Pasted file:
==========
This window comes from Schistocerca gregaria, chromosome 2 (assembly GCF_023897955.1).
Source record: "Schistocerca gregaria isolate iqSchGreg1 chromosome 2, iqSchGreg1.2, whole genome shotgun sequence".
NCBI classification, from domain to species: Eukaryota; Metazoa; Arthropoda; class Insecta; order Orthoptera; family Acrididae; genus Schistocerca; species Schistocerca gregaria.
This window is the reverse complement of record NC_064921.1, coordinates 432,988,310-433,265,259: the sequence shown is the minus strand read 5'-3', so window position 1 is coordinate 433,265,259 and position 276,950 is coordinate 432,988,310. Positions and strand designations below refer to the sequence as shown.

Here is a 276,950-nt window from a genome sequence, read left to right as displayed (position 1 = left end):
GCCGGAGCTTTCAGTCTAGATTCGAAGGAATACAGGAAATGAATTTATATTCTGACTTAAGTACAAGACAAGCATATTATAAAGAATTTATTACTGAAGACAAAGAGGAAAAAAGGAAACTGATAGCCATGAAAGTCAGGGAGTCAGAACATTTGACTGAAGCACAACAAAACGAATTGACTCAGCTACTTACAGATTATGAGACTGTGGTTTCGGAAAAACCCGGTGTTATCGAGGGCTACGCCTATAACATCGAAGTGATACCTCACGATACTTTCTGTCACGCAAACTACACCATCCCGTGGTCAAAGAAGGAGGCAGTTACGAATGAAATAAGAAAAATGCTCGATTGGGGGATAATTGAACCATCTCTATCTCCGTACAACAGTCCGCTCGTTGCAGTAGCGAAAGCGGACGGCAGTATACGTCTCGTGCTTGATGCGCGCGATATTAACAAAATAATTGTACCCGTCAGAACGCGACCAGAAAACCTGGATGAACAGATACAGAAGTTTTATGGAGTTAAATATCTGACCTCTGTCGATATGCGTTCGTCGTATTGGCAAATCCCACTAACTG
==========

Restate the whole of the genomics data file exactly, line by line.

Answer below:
This window comes from Schistocerca gregaria, chromosome 2 (assembly GCF_023897955.1).
Source record: "Schistocerca gregaria isolate iqSchGreg1 chromosome 2, iqSchGreg1.2, whole genome shotgun sequence".
NCBI classification, from domain to species: Eukaryota; Metazoa; Arthropoda; class Insecta; order Orthoptera; family Acrididae; genus Schistocerca; species Schistocerca gregaria.
This window is the reverse complement of record NC_064921.1, coordinates 432,988,310-433,265,259: the sequence shown is the minus strand read 5'-3', so window position 1 is coordinate 433,265,259 and position 276,950 is coordinate 432,988,310. Positions and strand designations below refer to the sequence as shown.

Here is a 276,950-nt window from a genome sequence, read left to right as displayed (position 1 = left end):
GCCGGAGCTTTCAGTCTAGATTCGAAGGAATACAGGAAATGAATTTATATTCTGACTTAAGTACAAGACAAGCATATTATAAAGAATTTATTACTGAAGACAAAGAGGAAAAAAGGAAACTGATAGCCATGAAAGTCAGGGAGTCAGAACATTTGACTGAAGCACAACAAAACGAATTGACTCAGCTACTTACAGATTATGAGACTGTGGTTTCGGAAAAACCCGGTGTTATCGAGGGCTACGCCTATAACATCGAAGTGATACCTCACGATACTTTCTGTCACGCAAACTACACCATCCCGTGGTCAAAGAAGGAGGCAGTTACGAATGAAATAAGAAAAATGCTCGATTGGGGGATAATTGAACCATCTCTATCTCCGTACAACAGTCCGCTCGTTGCAGTAGCGAAAGCGGACGGCAGTATACGTCTCGTGCTTGATGCGCGCGATATTAACAAAATAATTGTACCCGTCAGAACGCGACCAGAAAACCTGGATGAACAGATACAGAAGTTTTATGGAGTTAAATATCTGACCTCTGTCGATATGCGTTCGTCGTATTGGCAAATCCCACTAACTG